Today on the Tales of a Red Clay Rambler Podcast I have an interview with Danielle McDaniel. In 1982 she started teaching in the public schools of middle Tennessee focusing on short ceramic workshops that encourage creativity and confidence in children. As demand for her workshops grew, she developed “The Clay Lady Way,” an education program for teachers that includes videos, books, and ceramic curriculum. In our interview we talk about how secondary education changed during her career and expanding her business to include a physical location in Nashville, which hosts a school with 275 weekly students, an artist co-op with 65 artists, and the clay distributor Mid-South Ceramics.
Today on the Tales of a Red Clay Rambler Podcast I have an interview with Josh Deweese. His undulating functional forms are embellished with curvilineal handles and decorated with fluid high-fire glazes. In our interview we talk about the influence of his artistic family, developing a leadership style as an administrator and teacher, and using local materials to enhance his glazes. Josh was the Resident Director of the Archie Bray Foundation for the Ceramic Arts from 1992-2006 and is now an Associate Professor of Art at Montana State University.
Today on the Tales of a Red Clay Rambler Podcast I have an interview with Mallory Wetherell. Her ceramic vessels are decorated with crisp drawings of symbolic elements, such as hair, internal organs, and clothing, which create a biographical sketch of her daily life. In our interview we talk about teaching in a rural environment, how an early interest in prosthetic design and medical drawing shapes her aesthetic, and how politics and parenting have changed her studio practice.
Today on the Tales of a Red Clay Rambler Podcast I have an interview with Chris Staley and Kyle Johns. Both were artists-in-residence for the month of May at the Archie Bray Foundation in Helena, MT. During the month Staley was making a new body of sculptural vessels and Johns continued his exploration of keyless mold systems for slip cast vessels. In our interview we talk about suspending judgement when making, how boredom can create space for new ideas, and learning to use social media in a healthy and sustainable way.
Today on the Tales of a Red Clay Rambler Podcast I have an interview with Joanna Powell. Her work spans many genres including ceramic sculpture, painting, and photography. In our interview we talk about her visual editing process, women’s beautification rituals, and the themes within her recent exhibition, “Lay me in a hot bed and try not to drown.” The show is up at Greenwich House Pottery’s Jane Hartsook Gallery until June 14th.
Today on the Tales of a Red Clay Rambler Podcast I have an interview with Nick Danielson. After an early interest in conceptual sculpture, Nick has been solely focused on making functional pottery for the last eight years. His work is an aesthetic blend of Korean Buncheong ware, color from contemporary graphic design, and the angular nature of computer aided drafting (CAD), which he uses to design the work. In our interview we talk about studying in Korea, balancing historical and contemporary influences, and using the CAD to get creative with his forms and surfaces.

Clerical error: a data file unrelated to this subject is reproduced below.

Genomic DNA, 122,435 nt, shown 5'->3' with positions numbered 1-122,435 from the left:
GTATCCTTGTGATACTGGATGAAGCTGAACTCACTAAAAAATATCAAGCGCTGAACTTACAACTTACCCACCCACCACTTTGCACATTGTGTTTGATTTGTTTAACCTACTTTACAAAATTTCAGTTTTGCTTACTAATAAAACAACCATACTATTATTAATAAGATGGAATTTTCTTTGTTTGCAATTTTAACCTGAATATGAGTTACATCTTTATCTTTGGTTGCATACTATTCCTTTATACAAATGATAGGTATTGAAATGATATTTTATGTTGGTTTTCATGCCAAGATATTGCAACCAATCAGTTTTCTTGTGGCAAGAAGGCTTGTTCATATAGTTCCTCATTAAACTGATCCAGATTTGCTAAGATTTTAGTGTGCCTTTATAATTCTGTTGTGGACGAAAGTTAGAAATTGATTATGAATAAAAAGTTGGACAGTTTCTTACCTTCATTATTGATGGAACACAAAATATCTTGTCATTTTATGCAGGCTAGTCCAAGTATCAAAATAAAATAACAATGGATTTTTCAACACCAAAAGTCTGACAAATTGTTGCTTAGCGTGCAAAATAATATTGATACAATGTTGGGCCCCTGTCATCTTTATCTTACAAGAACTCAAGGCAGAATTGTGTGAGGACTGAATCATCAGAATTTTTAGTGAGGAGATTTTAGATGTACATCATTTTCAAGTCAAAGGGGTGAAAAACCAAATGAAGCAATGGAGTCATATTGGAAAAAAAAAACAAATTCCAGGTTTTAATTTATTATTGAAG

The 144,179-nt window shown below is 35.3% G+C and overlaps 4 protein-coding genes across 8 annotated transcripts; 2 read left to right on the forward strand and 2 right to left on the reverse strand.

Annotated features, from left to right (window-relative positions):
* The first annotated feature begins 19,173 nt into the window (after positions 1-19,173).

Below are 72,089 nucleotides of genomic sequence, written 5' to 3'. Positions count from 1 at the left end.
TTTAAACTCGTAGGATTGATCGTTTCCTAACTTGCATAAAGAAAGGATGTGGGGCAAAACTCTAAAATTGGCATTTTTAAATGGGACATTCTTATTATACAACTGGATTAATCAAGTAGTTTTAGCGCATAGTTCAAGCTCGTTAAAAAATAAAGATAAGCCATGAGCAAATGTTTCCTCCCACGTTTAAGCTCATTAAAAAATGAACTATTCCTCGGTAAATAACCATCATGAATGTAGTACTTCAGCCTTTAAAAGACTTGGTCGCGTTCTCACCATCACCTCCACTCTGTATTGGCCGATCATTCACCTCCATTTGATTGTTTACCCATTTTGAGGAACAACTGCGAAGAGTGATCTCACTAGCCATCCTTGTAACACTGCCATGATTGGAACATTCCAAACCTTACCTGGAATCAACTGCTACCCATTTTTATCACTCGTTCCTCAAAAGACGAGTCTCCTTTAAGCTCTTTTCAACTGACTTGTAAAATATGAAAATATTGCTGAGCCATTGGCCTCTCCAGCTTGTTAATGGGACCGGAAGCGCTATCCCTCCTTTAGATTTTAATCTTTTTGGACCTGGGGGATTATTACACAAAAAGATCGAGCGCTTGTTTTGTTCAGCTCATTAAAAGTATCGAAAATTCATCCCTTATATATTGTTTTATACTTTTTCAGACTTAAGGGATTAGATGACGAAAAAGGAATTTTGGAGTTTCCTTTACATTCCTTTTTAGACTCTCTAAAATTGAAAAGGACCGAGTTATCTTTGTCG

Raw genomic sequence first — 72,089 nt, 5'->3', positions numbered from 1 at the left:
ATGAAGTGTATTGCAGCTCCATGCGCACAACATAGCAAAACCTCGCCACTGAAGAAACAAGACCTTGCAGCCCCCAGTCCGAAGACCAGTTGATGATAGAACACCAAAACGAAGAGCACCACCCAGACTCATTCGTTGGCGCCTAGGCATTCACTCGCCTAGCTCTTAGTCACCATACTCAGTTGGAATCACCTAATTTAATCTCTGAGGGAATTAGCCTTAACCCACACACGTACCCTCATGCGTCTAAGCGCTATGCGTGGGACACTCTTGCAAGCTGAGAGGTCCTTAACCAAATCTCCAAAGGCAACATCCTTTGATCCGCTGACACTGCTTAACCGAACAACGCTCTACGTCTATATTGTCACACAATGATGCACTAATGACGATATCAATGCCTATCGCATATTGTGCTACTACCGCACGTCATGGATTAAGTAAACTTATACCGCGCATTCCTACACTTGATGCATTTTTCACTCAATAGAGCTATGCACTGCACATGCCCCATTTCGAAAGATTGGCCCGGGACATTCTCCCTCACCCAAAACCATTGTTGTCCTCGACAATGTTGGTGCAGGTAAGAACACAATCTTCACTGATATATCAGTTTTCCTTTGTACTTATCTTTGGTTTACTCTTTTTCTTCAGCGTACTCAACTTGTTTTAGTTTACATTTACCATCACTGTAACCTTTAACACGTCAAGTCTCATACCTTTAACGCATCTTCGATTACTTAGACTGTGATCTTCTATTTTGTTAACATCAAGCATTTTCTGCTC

Today on the Tales of a Red Clay Rambler Podcast I have an interview with Chip Clawson. In recent years he has been focused on making sculptural forms that are cast from concrete and adorned with ceramic embellishments. His piece, “Ode to Edward James,” features multiple twenty-foot columns that are bisected by horizontal cloud-like forms. In our interview we talk about planning large-scale sculptural works, the influence of Edward James’ “Las Pozas,” and Clawson’s time creating public art with inmates in Montana state prisons.
Today on the Tales of a Red Clay Rambler Podcast I have an interview with Diane Charnov, this year’s Jentel Critic at the Archie Bray Foundation. After an early career as a political speech writer Diane has been focused for the last decade on art criticism and journalism. In our interview we talk about shifting between persuasive writing and journalism, funny moments from speeches gone awry, and how artists and institutions can better advocate for themselves.
Today on the Tales of a Red Clay Rambler Podcast I have an audio tour of the Archie Bray Foundation with Chip Clawson. Chip worked for the organization for over 35 years and has compiled much of its history from its inception as the Western Clay Manufacturing Company in the 1880’s to the ceramic arts foundation that exists today. On our tour we visit the former brick and tile factories, as well as the beehive kilns that fired the wares.
Today on the Tales of a Red Clay Rambler Podcast I have an interview with Perry Haas. He builds softly undulating vessels that are designed to pick up the light fly ash of the wood kilns he fires. His recent work is made with a speckled clay body that obscures the silhouette of the forms, blending the exterior and interior spaces into the same visual plane. In our interview we talk about being patient with yourself when starting a new body of work, the Montana residency circuit and finding work life balance.